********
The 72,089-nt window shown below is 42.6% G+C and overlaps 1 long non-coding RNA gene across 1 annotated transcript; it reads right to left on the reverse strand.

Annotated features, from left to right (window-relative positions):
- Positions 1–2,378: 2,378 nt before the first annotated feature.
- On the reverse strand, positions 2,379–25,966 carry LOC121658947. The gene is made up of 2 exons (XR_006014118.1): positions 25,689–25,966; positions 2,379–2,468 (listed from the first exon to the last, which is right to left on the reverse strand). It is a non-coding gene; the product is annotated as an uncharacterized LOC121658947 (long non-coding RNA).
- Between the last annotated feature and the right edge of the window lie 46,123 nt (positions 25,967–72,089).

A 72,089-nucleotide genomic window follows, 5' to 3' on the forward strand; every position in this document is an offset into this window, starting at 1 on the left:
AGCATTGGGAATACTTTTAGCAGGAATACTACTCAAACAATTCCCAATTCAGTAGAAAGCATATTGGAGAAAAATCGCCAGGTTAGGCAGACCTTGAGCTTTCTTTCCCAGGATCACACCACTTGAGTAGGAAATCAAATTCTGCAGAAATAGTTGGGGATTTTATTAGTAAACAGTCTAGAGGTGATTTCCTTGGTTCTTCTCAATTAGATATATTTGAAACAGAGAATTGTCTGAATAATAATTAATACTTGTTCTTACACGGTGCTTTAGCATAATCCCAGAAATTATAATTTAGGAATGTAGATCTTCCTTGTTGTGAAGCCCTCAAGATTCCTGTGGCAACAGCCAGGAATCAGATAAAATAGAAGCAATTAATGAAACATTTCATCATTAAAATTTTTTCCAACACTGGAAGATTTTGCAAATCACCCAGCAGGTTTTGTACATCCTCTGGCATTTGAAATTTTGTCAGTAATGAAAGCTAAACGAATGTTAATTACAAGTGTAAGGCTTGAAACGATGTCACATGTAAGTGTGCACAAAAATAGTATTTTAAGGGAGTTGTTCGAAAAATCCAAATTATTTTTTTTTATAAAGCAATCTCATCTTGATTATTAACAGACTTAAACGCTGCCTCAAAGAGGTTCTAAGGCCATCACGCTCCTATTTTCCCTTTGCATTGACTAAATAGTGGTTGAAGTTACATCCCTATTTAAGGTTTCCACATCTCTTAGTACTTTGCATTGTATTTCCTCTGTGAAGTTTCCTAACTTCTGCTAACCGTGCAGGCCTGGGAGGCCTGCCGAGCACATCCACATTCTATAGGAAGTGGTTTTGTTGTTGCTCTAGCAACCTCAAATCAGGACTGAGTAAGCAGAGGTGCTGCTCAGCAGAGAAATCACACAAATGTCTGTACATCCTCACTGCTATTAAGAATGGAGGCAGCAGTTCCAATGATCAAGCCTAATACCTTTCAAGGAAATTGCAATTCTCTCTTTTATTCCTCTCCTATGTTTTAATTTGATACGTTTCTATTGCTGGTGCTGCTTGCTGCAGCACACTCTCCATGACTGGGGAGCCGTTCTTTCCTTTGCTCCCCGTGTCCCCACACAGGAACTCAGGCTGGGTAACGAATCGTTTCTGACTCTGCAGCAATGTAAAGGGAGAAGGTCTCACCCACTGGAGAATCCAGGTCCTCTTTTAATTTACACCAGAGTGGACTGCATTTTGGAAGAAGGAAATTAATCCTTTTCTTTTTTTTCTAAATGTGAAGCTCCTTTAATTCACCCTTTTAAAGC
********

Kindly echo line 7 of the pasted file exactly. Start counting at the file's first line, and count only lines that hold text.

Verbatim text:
AGCATTGGGAATACTTTTAGCAGGAATACTACTCAAACAATTCCCAATTCAGTAGAAAGCATATTGGAGAAAAATCGCCAGGTTAGGCAGACCTTGAGCTTTCTTTCCCAGGATCACACCACTTGAGTAGGAAATCAAATTCTGCAGAAATAGTTGGGGATTTTATTAGTAAACAGTCTAGAGGTGATTTCCTTGGTTCTTCTCAATTAGATATATTTGAAACAGAGAATTGTCTGAATAATAATTAATACTTGTTCTTACACGGTGCTTTAGCATAATCCCAGAAATTATAATTTAGGAATGTAGATCTTCCTTGTTGTGAAGCCCTCAAGATTCCTGTGGCAACAGCCAGGAATCAGATAAAATAGAAGCAATTAATGAAACATTTCATCATTAAAATTTTTTCCAACACTGGAAGATTTTGCAAATCACCCAGCAGGTTTTGTACATCCTCTGGCATTTGAAATTTTGTCAGTAATGAAAGCTAAACGAATGTTAATTACAAGTGTAAGGCTTGAAACGATGTCACATGTAAGTGTGCACAAAAATAGTATTTTAAGGGAGTTGTTCGAAAAATCCAAATTATTTTTTTTTATAAAGCAATCTCATCTTGATTATTAACAGACTTAAACGCTGCCTCAAAGAGGTTCTAAGGCCATCACGCTCCTATTTTCCCTTTGCATTGACTAAATAGTGGTTGAAGTTACATCCCTATTTAAGGTTTCCACATCTCTTAGTACTTTGCATTGTATTTCCTCTGTGAAGTTTCCTAACTTCTGCTAACCGTGCAGGCCTGGGAGGCCTGCCGAGCACATCCACATTCTATAGGAAGTGGTTTTGTTGTTGCTCTAGCAACCTCAAATCAGGACTGAGTAAGCAGAGGTGCTGCTCAGCAGAGAAATCACACAAATGTCTGTACATCCTCACTGCTATTAAGAATGGAGGCAGCAGTTCCAATGATCAAGCCTAATACCTTTCAAGGAAATTGCAATTCTCTCTTTTATTCCTCTCCTATGTTTTAATTTGATACGTTTCTATTGCTGGTGCTGCTTGCTGCAGCACACTCTCCATGACTGGGGAGCCGTTCTTTCCTTTGCTCCCCGTGTCCCCACACAGGAACTCAGGCTGGGTAACGAATCGTTTCTGACTCTGCAGCAATGTAAAGGGAGAAGGTCTCACCCACTGGAGAATCCAGGTCCTCTTTTAATTTACACCAGAGTGGACTGCATTTTGGAAGAAGGAAATTAATCCTTTTCTTTTTTTTCTAAATGTGAAGCTCCTTTAATTCACCCTTTTAAAGC